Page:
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From the street fighting that heralded the German occupation to the Gestapo repression that followed, Rome – City in Terror: The Nazi Occupation 1943–44 is the gripping story of the German occupation of Rome from the Italian armistice in September 1943 until the Allied liberation of the city on 5 June 1944. In today's blog post, author Victor Failmezger recounts the events that took place on October 16, 1943.

 Rome Cover

 

 

It is October again and I am reminded of the tragic events that took place in Rome 77 years ago. On October 16, 1943 the German rulers of the city rounded up more than 1,000 Jews and sent them to Auschwitz. Shockingly, in light of the total number of Jews and others murdered in Nazi death camps, it is a relatively small number; however, in the Eternal City and the seat of Roman Catholic Christianity it remains a horrific memory.

During the nine-month-long Nazi occupation of Rome (September 1943–June 1944), a period filled with repression, starvation, roundups and murder at the hands of Italy’s one-time allies, the local Gestapo Chief, SS-Obersturmbannführer Herbert Kappler, often turned his attention to Rome’s Jews. Two weeks after the German occupation of Rome, Heinrich Himmler, the Chief of the German SS, directed Kappler to round up Roman Jews for deportation to Auschwitz.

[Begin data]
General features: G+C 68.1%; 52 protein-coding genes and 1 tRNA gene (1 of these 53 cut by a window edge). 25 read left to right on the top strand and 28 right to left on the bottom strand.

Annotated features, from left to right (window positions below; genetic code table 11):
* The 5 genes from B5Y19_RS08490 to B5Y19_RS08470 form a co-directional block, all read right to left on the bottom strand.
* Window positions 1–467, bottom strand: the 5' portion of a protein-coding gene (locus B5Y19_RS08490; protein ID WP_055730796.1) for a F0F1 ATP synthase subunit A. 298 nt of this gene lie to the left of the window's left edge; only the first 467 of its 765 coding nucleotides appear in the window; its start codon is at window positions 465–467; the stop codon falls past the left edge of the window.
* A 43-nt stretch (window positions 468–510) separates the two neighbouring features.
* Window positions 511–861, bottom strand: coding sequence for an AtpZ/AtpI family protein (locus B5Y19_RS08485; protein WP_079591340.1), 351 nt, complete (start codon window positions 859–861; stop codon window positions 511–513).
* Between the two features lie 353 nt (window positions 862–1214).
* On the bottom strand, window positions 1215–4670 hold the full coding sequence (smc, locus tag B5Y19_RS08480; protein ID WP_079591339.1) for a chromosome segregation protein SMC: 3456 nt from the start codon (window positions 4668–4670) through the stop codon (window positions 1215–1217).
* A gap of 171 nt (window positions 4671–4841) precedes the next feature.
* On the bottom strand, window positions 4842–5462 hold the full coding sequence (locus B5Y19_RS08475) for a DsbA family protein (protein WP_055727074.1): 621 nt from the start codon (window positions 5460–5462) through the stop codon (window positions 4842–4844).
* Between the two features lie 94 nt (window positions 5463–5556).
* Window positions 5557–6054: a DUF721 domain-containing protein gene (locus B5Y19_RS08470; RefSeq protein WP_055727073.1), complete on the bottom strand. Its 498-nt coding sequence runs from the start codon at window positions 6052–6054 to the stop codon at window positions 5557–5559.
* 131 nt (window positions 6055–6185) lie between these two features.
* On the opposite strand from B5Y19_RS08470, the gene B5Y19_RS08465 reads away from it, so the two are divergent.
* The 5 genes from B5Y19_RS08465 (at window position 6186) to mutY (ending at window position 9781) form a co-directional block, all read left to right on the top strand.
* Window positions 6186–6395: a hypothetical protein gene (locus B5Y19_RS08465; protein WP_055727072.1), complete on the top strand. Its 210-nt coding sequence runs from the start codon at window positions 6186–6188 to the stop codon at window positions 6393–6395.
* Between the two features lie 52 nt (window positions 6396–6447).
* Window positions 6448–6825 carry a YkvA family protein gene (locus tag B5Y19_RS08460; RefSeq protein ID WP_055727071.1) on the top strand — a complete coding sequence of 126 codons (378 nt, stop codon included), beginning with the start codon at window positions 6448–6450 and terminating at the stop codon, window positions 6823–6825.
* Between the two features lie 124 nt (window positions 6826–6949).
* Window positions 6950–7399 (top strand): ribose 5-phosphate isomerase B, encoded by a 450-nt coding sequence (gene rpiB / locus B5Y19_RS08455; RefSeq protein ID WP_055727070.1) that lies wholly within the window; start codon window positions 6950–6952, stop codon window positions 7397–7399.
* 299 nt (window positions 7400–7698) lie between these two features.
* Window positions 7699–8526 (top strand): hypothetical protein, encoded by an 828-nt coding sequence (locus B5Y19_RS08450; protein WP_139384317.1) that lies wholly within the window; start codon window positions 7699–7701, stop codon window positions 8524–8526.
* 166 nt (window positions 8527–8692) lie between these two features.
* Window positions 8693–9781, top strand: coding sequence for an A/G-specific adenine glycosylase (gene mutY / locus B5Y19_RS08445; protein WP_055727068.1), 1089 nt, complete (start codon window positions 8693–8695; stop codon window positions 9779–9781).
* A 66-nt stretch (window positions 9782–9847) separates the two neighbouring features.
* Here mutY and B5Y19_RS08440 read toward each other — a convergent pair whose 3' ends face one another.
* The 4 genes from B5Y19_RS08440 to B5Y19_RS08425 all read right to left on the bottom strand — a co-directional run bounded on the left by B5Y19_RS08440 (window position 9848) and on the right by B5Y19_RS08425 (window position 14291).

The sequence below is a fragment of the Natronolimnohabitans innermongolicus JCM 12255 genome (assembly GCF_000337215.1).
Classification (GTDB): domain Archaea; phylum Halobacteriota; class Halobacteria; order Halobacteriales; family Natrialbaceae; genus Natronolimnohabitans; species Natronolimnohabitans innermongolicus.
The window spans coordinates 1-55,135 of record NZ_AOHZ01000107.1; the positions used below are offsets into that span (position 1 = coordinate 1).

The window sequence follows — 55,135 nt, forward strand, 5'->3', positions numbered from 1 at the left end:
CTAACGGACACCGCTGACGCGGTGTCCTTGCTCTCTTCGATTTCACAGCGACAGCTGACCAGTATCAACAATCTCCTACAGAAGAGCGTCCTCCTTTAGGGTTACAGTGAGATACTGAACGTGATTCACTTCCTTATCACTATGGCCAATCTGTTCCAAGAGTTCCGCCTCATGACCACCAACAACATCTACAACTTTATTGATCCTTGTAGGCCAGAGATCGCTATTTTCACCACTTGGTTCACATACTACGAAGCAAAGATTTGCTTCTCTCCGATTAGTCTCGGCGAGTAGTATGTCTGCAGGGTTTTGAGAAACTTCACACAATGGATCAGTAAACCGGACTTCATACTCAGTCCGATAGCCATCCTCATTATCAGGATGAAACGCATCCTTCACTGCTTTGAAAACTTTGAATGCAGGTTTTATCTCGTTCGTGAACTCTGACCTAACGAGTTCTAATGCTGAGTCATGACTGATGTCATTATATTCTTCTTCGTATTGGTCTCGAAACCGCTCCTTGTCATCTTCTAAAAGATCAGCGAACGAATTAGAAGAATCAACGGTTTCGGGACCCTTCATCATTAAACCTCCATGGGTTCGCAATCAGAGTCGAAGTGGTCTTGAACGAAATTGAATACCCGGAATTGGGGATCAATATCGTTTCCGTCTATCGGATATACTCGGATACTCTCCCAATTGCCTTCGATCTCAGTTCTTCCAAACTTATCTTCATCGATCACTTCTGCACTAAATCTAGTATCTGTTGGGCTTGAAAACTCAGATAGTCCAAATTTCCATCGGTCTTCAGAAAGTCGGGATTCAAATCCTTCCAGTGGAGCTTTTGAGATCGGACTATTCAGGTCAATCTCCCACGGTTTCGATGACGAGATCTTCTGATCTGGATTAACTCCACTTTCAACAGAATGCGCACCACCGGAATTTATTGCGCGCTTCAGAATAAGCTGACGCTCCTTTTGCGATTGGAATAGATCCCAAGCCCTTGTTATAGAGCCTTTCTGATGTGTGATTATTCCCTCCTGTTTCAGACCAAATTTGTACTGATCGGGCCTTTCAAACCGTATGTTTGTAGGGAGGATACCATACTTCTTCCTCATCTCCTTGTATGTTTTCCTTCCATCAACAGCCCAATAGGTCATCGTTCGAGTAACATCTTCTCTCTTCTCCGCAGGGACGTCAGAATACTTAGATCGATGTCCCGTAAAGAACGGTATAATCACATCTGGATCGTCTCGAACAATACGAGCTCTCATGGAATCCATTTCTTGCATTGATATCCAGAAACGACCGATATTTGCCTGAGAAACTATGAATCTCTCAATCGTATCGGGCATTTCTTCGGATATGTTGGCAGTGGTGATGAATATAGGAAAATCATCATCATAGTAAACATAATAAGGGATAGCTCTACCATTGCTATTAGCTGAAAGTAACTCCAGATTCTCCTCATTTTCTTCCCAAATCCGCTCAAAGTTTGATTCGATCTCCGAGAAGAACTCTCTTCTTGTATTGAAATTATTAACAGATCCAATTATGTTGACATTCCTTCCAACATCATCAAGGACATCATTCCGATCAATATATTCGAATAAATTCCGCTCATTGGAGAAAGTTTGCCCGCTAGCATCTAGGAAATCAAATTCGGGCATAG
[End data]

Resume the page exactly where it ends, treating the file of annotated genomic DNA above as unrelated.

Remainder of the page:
Jews had been living in Rome since before the time of Christ and repression of them had started slowly with the accession of Mussolini to power. In the late 1930s, as Nazi influence grew in Italy, discrimination increased. Jewish children and teachers were banned from public schools; Jews were denied employment and fired from government jobs. Jewish life was centered in the ancient Ghetto of Rome, established in 1555. It faced the Tiber Island in a section of the city that was undesirable due to frequent flooding. The original Ghetto was only about five acres with 3,000 people crowded inside, and the gates were locked at night. By 1943 it was no longer a walled enclave.

In response to Himmler’s directive, Kappler summoned two of Rome’s Jewish leaders to a meeting and demanded that they hand over 50 kilos (110lb) of gold within 36 hours or 200 Jews would be sent to labor camps in Germany. Kappler believed that demanding the gold would lull the Jews into a false sense of security, which would make a later mass roundup that much easier. By late morning on September 27, the goal was met. At the 1943 US official rate of $35.00 per ounce, the 50 kilos of gold was worth $61,600. Kappler sent the gold to Berlin.